The effort to control illicit drugs seems to have become a permanent element of American social policy in the last third of the twentieth century. A large fraction of adolescents experiment with illicit drugs, primarily marijuana. Most do no more than experiment, but enough go on to consume them frequently that drug use and selling, as well as drug control itself, have become a major source of harm to the nation. These harms, particularly the ones related to crime, are heavily concentrated in urban minority communities. Cross-national comparisons of social policy are fraught with problems. Nonetheless, we draw four lessons: depenalization, prevalence of use, goals of drug policy, and the role of government. As currently implemented, U.S. drug policies are unconvincing. They are intrusive, divisive, expensive, and yet they leave the nation with a massive drug problem.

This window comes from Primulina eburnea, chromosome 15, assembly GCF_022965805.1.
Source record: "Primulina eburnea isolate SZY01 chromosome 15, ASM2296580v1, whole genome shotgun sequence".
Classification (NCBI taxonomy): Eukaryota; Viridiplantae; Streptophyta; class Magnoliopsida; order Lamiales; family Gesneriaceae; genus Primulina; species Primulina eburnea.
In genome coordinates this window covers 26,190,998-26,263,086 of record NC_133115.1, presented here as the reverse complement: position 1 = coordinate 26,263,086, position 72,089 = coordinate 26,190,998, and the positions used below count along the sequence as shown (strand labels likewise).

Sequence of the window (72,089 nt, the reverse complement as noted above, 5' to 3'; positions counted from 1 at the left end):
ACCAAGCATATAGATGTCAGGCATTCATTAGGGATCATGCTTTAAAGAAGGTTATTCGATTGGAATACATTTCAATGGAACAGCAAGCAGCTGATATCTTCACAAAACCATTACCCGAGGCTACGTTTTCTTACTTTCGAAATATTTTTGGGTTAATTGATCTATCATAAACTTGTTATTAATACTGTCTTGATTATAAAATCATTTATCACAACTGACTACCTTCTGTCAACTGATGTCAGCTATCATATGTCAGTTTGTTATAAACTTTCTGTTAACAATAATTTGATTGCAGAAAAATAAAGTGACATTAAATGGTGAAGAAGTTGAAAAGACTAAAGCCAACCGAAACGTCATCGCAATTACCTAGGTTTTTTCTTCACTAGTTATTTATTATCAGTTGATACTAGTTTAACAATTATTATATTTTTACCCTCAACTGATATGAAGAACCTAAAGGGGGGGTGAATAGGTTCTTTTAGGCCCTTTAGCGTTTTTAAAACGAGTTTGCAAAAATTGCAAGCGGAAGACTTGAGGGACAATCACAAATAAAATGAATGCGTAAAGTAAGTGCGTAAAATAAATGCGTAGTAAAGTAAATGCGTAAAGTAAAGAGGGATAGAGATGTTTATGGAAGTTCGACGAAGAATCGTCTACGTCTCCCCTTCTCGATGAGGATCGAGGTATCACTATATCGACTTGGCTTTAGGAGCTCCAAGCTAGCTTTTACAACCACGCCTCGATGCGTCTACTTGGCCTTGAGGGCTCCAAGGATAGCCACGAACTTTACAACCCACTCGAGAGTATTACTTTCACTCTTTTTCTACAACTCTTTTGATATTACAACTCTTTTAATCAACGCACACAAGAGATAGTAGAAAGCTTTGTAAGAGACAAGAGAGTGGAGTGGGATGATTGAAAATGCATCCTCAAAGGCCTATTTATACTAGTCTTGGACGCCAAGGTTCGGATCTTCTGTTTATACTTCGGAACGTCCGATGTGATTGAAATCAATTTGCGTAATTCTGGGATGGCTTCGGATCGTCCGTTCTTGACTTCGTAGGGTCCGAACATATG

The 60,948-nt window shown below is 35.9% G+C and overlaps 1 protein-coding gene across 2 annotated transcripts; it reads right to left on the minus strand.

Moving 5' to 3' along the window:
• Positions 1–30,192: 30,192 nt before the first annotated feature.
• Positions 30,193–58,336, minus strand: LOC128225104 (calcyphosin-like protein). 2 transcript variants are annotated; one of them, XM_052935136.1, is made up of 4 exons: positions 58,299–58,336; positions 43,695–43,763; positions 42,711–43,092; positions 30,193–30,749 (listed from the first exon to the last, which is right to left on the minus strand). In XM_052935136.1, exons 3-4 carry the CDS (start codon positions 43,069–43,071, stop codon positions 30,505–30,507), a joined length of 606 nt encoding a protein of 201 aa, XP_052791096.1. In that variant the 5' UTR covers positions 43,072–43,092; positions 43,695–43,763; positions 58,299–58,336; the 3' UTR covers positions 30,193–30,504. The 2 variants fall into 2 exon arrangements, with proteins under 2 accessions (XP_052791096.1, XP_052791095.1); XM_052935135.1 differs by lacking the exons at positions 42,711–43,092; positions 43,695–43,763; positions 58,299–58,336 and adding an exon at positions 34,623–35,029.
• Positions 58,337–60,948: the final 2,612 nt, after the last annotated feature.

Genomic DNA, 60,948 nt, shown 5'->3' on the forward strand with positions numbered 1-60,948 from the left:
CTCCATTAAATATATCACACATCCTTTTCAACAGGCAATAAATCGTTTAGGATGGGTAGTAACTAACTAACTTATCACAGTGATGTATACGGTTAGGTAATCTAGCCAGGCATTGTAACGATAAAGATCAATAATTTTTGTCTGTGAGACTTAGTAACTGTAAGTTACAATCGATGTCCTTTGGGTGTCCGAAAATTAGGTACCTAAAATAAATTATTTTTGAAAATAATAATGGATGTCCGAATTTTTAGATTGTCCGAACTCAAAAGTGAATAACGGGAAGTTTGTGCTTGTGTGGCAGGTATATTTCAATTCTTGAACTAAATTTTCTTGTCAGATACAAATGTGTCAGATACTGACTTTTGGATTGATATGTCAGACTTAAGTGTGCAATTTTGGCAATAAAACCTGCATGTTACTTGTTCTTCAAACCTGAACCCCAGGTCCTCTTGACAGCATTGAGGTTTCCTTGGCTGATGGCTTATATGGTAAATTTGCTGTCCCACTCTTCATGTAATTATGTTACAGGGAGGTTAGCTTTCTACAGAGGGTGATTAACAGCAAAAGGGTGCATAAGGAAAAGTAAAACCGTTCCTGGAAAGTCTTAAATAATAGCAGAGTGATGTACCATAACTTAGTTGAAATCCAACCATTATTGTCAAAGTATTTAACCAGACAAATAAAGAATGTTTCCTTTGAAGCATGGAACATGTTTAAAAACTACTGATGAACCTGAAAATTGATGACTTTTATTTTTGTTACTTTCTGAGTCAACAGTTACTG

Originally published in: The Handbook of Crime and Punishment, Michael Tonry, ed., 1998, pp. 207-238.
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